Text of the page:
I’ve not had to take time to wear the shoes in either, they have fitted like a glove from day one with zero blisters. They are quite honestly the most comfortable golf shoe I’ve ever owned.
We’ll have to see whether this stiffness and stability of the shoe remains as I wear it more – I’ll certainly report back here in a few months. If you don’t mind spending money on your golf equipment I’d definitely suggest checking these shoes out. I’m even considering getting them in white now!
Last week I had the pleasure of spending 5 days golfing down in Cornwall with Dave, Pete and Andy from Theale Golf Club. Many thanks to Pete for organizing the week and Dave for driving me down – Andy as always was great company and my main competition for the week! :-)
We played 5 courses in total:
We had a competition setup for the four of us during the week for:
Total strokes over handicap
Kerchings (birdies, sandy pars etc)
On the drive down we stopped at Oake Manor Golf Club in Taunton. We had a tee off time just after 8 am so had to set off from Reading at 5! The early start meant we missed all of the traffic around Bristol and even had a chance for a breakfast stop at a service station. Oake Manor was a great course to start the week on. It has a lot of water with big lakes running alongside fairways and streams weaving through the course. Amazingly I managed to start off very well with 40 points! I could quite happily have stayed at Oake Manor all week but we had a tee off time booked at Trethorne for the afternoon so had to set off once again.
Trethorne Golf Club
Trethorne was to be our home for the week. They have accommodation for over 70 people so it is ideal for golf society’s to go to. The weather forecast was for showers on Tuesday afternoon and it turned out to be correct. This was good as it gave me a chance to wear my new FootJoy water proofs, but also bad as they had just dressed the greens that morning which meant large lumps of mud were sticking together on the wet green which made putting impossible. Dressing the greens is a very important part of course maintenance so you can’t complain that is has been done, it was just a bit of bad luck and bad timing with the weather. The good news was the rain helped wash the dressing in, and by the end of the week the greens were in great condition and very fast! The course at Trethorne is great – one of the best I’ve played. The area is very very hilly which makes for great holes that you are hitting up or down to. This always makes you have to think about your shots and where you want to be playing the next one from. I managed to have some great sets of 9 holes while playing at Trethorne, but unfortunately never a great 18 holes all in one go. As this was our base for the week we played it 5 times while moving around to other courses for the other 18 of the day. My stableford scores for the week were 32, 31, 35, 32, 35. The two 35 point round were particularly annoying as on both rounds I messed up the 17th or 18th meaning dropping a point and not playing around to handicap.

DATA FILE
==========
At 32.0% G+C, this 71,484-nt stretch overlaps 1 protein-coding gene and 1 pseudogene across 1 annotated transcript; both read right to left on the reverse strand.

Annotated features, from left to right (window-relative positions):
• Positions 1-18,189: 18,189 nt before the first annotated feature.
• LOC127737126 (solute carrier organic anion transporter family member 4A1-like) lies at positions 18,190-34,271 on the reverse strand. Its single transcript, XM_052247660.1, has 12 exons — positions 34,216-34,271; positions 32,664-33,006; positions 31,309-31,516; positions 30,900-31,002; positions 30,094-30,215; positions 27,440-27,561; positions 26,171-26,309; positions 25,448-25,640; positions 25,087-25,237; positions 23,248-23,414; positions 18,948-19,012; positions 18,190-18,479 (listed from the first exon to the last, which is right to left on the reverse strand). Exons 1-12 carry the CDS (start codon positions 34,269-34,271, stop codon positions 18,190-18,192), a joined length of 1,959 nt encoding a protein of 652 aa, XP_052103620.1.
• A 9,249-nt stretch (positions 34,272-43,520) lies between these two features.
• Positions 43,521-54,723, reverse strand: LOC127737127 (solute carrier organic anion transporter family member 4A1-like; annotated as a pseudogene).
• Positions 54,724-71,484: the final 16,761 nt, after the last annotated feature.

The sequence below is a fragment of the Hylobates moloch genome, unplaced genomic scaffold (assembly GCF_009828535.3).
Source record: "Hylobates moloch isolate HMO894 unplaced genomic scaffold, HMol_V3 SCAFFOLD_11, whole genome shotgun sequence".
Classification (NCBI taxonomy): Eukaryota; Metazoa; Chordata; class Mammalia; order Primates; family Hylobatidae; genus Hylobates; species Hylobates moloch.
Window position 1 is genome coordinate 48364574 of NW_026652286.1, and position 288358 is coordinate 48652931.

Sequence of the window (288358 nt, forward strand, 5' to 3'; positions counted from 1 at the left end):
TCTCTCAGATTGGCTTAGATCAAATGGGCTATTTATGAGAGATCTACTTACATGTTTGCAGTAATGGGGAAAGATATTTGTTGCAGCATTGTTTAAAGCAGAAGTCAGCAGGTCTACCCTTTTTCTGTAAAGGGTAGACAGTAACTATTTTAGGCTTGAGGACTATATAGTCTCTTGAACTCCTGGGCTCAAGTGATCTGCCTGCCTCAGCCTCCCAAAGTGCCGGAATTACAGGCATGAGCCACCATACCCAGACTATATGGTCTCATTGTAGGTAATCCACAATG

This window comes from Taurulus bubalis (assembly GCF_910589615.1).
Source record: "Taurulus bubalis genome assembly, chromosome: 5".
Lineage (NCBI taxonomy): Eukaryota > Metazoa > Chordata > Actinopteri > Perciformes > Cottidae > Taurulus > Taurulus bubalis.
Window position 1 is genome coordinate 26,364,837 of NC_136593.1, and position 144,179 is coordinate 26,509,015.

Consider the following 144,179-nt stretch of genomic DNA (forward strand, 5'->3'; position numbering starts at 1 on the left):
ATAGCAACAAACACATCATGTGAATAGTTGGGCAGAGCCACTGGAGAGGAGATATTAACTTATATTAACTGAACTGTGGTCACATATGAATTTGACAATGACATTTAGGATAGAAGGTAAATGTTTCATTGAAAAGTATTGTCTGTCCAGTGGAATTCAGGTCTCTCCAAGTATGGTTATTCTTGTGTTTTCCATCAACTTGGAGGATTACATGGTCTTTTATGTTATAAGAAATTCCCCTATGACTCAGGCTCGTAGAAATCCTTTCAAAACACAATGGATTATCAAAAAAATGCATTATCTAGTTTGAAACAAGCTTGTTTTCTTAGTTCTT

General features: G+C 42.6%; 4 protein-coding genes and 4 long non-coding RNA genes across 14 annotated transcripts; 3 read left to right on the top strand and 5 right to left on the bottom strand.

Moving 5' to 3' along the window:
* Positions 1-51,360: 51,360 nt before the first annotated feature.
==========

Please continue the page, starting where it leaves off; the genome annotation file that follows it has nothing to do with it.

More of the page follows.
According to the locals Launceston is a flat course! When compared to Trethorne I can understand this statement, but it still had a number of considerable hills on it. We played here twice and although I enjoyed the course very much, this was my worst scoring course. I managed 34 points on the first day which I was happy with, but only 28 on the day we returned. The second time we played Launceston was Thursday afternoon and it was our third day of 36 holes. Although we had buggies I was pretty knackered both physically and mentally which is the excuse I am using for my lowest score of the week.